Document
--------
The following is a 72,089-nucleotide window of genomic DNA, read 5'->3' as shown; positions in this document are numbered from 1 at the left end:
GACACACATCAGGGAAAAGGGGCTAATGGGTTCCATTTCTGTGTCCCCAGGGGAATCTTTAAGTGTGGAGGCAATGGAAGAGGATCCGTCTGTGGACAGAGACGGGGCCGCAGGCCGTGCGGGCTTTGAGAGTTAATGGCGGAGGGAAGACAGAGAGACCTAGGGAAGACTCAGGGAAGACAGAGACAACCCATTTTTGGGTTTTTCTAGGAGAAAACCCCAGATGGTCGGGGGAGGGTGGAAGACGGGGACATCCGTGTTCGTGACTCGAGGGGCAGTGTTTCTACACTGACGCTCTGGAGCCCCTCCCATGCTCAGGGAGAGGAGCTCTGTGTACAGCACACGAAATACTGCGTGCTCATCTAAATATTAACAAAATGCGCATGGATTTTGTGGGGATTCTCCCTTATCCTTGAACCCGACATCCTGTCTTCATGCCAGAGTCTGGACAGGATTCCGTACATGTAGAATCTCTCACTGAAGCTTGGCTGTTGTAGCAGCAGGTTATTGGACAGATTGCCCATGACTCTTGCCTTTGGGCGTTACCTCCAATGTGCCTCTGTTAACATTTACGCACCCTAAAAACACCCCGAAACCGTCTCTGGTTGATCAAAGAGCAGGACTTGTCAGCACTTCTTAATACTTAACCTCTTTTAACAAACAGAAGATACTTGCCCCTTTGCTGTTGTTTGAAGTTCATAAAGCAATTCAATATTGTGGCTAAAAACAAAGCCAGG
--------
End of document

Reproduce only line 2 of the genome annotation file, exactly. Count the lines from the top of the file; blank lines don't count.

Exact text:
GACACACATCAGGGAAAAGGGGCTAATGGGTTCCATTTCTGTGTCCCCAGGGGAATCTTTAAGTGTGGAGGCAATGGAAGAGGATCCGTCTGTGGACAGAGACGGGGCCGCAGGCCGTGCGGGCTTTGAGAGTTAATGGCGGAGGGAAGACAGAGAGACCTAGGGAAGACTCAGGGAAGACAGAGACAACCCATTTTTGGGTTTTTCTAGGAGAAAACCCCAGATGGTCGGGGGAGGGTGGAAGACGGGGACATCCGTGTTCGTGACTCGAGGGGCAGTGTTTCTACACTGACGCTCTGGAGCCCCTCCCATGCTCAGGGAGAGGAGCTCTGTGTACAGCACACGAAATACTGCGTGCTCATCTAAATATTAACAAAATGCGCATGGATTTTGTGGGGATTCTCCCTTATCCTTGAACCCGACATCCTGTCTTCATGCCAGAGTCTGGACAGGATTCCGTACATGTAGAATCTCTCACTGAAGCTTGGCTGTTGTAGCAGCAGGTTATTGGACAGATTGCCCATGACTCTTGCCTTTGGGCGTTACCTCCAATGTGCCTCTGTTAACATTTACGCACCCTAAAAACACCCCGAAACCGTCTCTGGTTGATCAAAGAGCAGGACTTGTCAGCACTTCTTAATACTTAACCTCTTTTAACAAACAGAAGATACTTGCCCCTTTGCTGTTGTTTGAAGTTCATAAAGCAATTCAATATTGTGGCTAAAAACAAAGCCAGG